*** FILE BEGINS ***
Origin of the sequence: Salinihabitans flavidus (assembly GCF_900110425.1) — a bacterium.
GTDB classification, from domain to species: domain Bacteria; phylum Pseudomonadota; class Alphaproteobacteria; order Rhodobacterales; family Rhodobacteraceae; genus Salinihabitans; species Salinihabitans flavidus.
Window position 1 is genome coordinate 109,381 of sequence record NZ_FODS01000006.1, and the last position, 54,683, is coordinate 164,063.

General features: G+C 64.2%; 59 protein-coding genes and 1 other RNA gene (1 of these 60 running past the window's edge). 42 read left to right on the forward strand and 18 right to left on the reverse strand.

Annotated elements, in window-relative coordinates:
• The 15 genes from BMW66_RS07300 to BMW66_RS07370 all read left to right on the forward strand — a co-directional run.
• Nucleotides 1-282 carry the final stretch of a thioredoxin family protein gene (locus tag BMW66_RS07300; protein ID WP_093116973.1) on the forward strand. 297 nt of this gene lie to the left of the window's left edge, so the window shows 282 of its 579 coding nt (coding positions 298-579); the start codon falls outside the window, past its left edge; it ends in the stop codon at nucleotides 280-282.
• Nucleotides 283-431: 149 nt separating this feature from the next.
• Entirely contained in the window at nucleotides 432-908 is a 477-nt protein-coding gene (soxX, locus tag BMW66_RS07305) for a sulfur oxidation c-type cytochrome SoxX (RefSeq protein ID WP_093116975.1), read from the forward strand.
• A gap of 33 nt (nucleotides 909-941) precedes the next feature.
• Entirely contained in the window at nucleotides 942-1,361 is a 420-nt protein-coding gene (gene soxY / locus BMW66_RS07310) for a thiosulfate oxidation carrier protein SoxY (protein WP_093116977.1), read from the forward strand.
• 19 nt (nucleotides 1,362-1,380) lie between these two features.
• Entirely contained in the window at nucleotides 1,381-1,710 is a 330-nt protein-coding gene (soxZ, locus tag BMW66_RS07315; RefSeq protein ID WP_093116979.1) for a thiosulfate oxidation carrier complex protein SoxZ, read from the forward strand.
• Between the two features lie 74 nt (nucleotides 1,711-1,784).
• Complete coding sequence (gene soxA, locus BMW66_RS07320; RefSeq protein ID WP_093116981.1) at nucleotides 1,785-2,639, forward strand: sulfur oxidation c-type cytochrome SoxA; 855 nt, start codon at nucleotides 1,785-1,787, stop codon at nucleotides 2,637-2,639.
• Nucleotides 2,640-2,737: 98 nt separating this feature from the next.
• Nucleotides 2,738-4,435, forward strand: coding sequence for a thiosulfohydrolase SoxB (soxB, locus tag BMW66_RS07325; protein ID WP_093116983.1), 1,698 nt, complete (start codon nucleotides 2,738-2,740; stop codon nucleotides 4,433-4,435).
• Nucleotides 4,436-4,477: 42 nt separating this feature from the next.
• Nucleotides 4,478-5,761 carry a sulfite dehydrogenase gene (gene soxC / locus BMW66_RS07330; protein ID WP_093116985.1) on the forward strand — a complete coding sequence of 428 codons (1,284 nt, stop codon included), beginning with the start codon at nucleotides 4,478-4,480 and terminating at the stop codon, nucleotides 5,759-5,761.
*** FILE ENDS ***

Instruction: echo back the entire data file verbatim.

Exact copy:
Origin of the sequence: Salinihabitans flavidus (assembly GCF_900110425.1) — a bacterium.
GTDB classification, from domain to species: domain Bacteria; phylum Pseudomonadota; class Alphaproteobacteria; order Rhodobacterales; family Rhodobacteraceae; genus Salinihabitans; species Salinihabitans flavidus.
Window position 1 is genome coordinate 109,381 of sequence record NZ_FODS01000006.1, and the last position, 54,683, is coordinate 164,063.

General features: G+C 64.2%; 59 protein-coding genes and 1 other RNA gene (1 of these 60 running past the window's edge). 42 read left to right on the forward strand and 18 right to left on the reverse strand.

Annotated elements, in window-relative coordinates:
• The 15 genes from BMW66_RS07300 to BMW66_RS07370 all read left to right on the forward strand — a co-directional run.
• Nucleotides 1-282 carry the final stretch of a thioredoxin family protein gene (locus tag BMW66_RS07300; protein ID WP_093116973.1) on the forward strand. 297 nt of this gene lie to the left of the window's left edge, so the window shows 282 of its 579 coding nt (coding positions 298-579); the start codon falls outside the window, past its left edge; it ends in the stop codon at nucleotides 280-282.
• Nucleotides 283-431: 149 nt separating this feature from the next.
• Entirely contained in the window at nucleotides 432-908 is a 477-nt protein-coding gene (soxX, locus tag BMW66_RS07305) for a sulfur oxidation c-type cytochrome SoxX (RefSeq protein ID WP_093116975.1), read from the forward strand.
• A gap of 33 nt (nucleotides 909-941) precedes the next feature.
• Entirely contained in the window at nucleotides 942-1,361 is a 420-nt protein-coding gene (gene soxY / locus BMW66_RS07310) for a thiosulfate oxidation carrier protein SoxY (protein WP_093116977.1), read from the forward strand.
• 19 nt (nucleotides 1,362-1,380) lie between these two features.
• Entirely contained in the window at nucleotides 1,381-1,710 is a 330-nt protein-coding gene (soxZ, locus tag BMW66_RS07315; RefSeq protein ID WP_093116979.1) for a thiosulfate oxidation carrier complex protein SoxZ, read from the forward strand.
• Between the two features lie 74 nt (nucleotides 1,711-1,784).
• Complete coding sequence (gene soxA, locus BMW66_RS07320; RefSeq protein ID WP_093116981.1) at nucleotides 1,785-2,639, forward strand: sulfur oxidation c-type cytochrome SoxA; 855 nt, start codon at nucleotides 1,785-1,787, stop codon at nucleotides 2,637-2,639.
• Nucleotides 2,640-2,737: 98 nt separating this feature from the next.
• Nucleotides 2,738-4,435, forward strand: coding sequence for a thiosulfohydrolase SoxB (soxB, locus tag BMW66_RS07325; protein ID WP_093116983.1), 1,698 nt, complete (start codon nucleotides 2,738-2,740; stop codon nucleotides 4,433-4,435).
• Nucleotides 4,436-4,477: 42 nt separating this feature from the next.
• Nucleotides 4,478-5,761 carry a sulfite dehydrogenase gene (gene soxC / locus BMW66_RS07330; protein ID WP_093116985.1) on the forward strand — a complete coding sequence of 428 codons (1,284 nt, stop codon included), beginning with the start codon at nucleotides 4,478-4,480 and terminating at the stop codon, nucleotides 5,759-5,761.